Viewpoint: All hate crimes aren't created equal

By Chris Crain

{ITAL A week after a hate crimes bill was renamed
for Matthew Shepard, the killings of other college
students at Va. Tech were exploited to oppose it.}

Like most national tragedies, the shooting massacre at Virginia Tech has found its way into the public debate on a number of hot-button social issues. Within hours, both sides of the battle over gun control had cited the events in Blacksburg to support their positions.
And, like 9/11 before it, the Virginia Tech slaughter is being exploited by those who oppose gay rights. We all remember Jerry Falwell proclaiming that the gays and feminists brought on the terrorist attacks of 2001 by angering God.
Likewise last week, the hateful Phelps clan from the Westboro Baptist Church in Kansas announced plans to picket the funerals of Virginia Tech victims for similar reasons.
The shootings were further evidence that America has condemned itself to destruction by accepting homosexuality and other "sins of the flesh," according to Shirley Phelps-Roper, daughter of the good Rev. Fred.
"The evidence is [those killed] were not Christian. God does not do that to his servants," she told the Associated Press. "You don't need to look any further for evidence those people are in hell."
But it wasn't just the anti-gay fringe to seize the moment. A psychologist interviewed by Anderson Cooper (of all people) speculated on CNN that shooter Cho Seung Hui was lashing out against women due to discomfort with his own "latent homosexuality."
And finally there was the Christian News Wire, buzzing with a press release by the Biblical Family Advocates, arguing that the campus shooting illustrated the "absurdity" of hate crimes legislation.
Of all the reactions, this was the most timely. Just two weeks earlier, Sens. Ted Kennedy (D-Mass.) and Gordon Smith (R-Ore.) reintroduced a bill that would allow federal prosecution of hate crimes, including those based on sexual orientation and gender identity. Similar legislation had been introduced in the House two weeks earlier, and has passed one or the other houses of Congress numerous times over the years, but never made it to the president's desk.
This year, the bill has renamed to honor Matthew Shepard, another college student struck down violently just as he began his adult life. But to hear the conservatives tell it, all violent crime is motivated by "hate," so punishing some more than others is "hypocritical."
"How can anyone say that it was not a hate crime for any of these [Virginia Tech] students or faculty to die the way they did?" asked Phil Magnan, director of Biblical Family Associates. "Where is their equal protection of the law? The fact remains that all crimes are a crime of hate."
In fact, most violent crime among strangers is motivated by greed and indifference, not outright hate for the victims, but Magnan's analysis isn't only wrong there. Our laws regularly punish crimes differently based upon the intent of the perpetrator and the societal impact of the offense.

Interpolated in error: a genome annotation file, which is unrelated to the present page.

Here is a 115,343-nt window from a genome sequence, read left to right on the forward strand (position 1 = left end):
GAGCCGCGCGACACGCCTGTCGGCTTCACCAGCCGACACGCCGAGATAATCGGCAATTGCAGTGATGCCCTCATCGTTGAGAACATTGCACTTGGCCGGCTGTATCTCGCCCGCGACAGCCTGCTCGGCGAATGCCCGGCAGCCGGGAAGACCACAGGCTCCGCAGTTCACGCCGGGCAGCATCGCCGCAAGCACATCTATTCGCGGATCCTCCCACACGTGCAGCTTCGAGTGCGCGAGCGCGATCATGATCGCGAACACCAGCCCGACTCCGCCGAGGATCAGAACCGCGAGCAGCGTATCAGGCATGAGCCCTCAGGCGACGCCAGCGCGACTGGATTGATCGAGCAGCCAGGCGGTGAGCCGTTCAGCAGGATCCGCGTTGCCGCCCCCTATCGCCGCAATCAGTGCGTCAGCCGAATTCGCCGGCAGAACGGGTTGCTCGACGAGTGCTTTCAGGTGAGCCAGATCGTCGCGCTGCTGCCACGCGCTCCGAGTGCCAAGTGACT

The U.S. federal sentencing guidelines, for example, allow for a more severe punishment if the criminal singled out the victim based on his or her old age or other frailty. The victim's vulnerability makes the crime particularly heinous.
Civil rights laws similarly punish burning a cross in the lawn of an African-American family much more severely than burning some other object in the lawn of a family without regard to their race because the impact of the crime is much more severe. It's intended to intimidate not just the black residents of that house but others in the area.
The same is true of hate crimes where the victims are selected based on their sexual orientation or gender identity. Two years ago this weekend, during gay-friendly Amsterdam's annual Queen's Day festivities, my partner and I were walking hand in hand down a busy street.
A group of thugs spat on us and muttered an anti-gay obscenity, and when we didn't flee, they attacked us, leaving me with a broken nose and two black eyes. No doubt there were other street scuffles during the course of that weekend, some perhaps resulting in more serious injuries. But the attack on us was intended to terrorize us, and others like us, from exercising the basic human freedom of walking down the street holding hands.
Consider for a moment if Cho Seung Hui, the Virginia Tech shooter, had been Muslim, and his videotape message had said his attack was part of an anti-American jihad. The crime would no doubt taken on even greater significance, probably resulting in all sorts of anti-terror measures.
The motivation of the criminal matters, even if he's acting on a hostility against gays that is a perversion of Christianity, in the same way terror attacks can be a perversion of Islam. Gordon Smith was right when he dismissed concerns that the Matthew Shepard Act would infringe on the free speech rights of those opposed to homosexuality on religious grounds.
"This act is about the prosecution of crime, not prohibition of speech," Smith told the Washington Post. "Unless they believe part of their religion is the practice of violence against others, they should not be affected by this bill."

Topics: Opinions

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